James V. Shuls, Ph.D.
“Currently, Missouri’s education policies do not prioritize great teaching, empowering parents with quality choices, or allocating resources wisely to raise student achievement.” That is the opening statement of the State Policy Report Card for Missouri, which an organization called Students First produced. The report card gives Missouri a grade of D- for its education policies, ranking Missouri 34th among the states and District of Columbia.

The report is not an evaluation of Missouri’s performance; rather, it is an evaluation of state policies. Of course, to evaluate a policy, you must have a position. As the organization's name indicates, Students First’s position is that school policies should be aligned to accomplish what is best for students.

From a liberty perspective, I agree with many of the reforms suggested in the report card, including:

Tenure Reform: In Missouri, teachers earn tenure after five years. At that point, it becomes very difficult to remove low-performing teachers from the classroom. Teacher retention should be based on quality, not solely on seniority.

School Choice: Most Missouri students have few options for their education. Charter schools are not authorized to open throughout the state unless the local school district approves one, and many families cannot afford private schools. Missouri needs to expand charter options and enable families to utilize the many great private schools that are serving students.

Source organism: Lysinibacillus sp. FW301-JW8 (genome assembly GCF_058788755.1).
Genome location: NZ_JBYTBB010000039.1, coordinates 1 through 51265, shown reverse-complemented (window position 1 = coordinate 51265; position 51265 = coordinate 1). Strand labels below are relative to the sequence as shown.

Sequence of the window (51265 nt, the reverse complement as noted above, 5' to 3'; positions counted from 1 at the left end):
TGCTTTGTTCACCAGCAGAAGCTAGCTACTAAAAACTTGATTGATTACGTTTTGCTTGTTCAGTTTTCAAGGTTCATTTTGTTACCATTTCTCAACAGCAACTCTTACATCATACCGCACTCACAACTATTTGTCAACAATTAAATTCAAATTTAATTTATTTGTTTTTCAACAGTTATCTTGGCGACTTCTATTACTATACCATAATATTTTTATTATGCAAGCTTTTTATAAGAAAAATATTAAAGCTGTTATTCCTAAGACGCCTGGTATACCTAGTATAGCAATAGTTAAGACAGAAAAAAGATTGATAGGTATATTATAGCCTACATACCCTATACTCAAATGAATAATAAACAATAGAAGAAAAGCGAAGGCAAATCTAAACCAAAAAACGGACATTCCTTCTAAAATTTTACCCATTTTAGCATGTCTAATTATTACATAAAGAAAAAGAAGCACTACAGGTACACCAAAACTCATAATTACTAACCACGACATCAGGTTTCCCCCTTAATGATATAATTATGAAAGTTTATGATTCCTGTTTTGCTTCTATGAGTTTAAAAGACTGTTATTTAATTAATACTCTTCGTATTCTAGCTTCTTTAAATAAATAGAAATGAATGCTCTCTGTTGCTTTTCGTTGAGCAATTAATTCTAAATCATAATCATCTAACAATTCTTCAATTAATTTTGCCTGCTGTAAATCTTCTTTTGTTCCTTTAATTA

School Grading: As we witnessed with the reaccreditation of the Saint Louis Public Schools, Missouri’s district grading system is weak and provides little useful information to parents. An A-F grading system at the school level would equip parents with the information they need to make informed choices.

Portable Pensions: Did you know that if you teach in Saint Louis County and then take a job in the Saint Louis Public School District, you will lose a great deal of your pension wealth? The same is true for Kansas City. The state has three pension systems set up for teachers, making it costly for teachers to move across sectors. Moreover, the pensions are not tied directly to an individual’s contributions.

Students First is correct, Missouri’s policies are not focused on what is best for students; rather, most of our policies are focused on adults.

About the Author

James Shuls
James Shuls

James V. Shuls is an assistant professor of educational leadership and policy studies at the University of Missouri–St. Louis and Distinguished Fellow in Education Policy at the Show-Me Institute.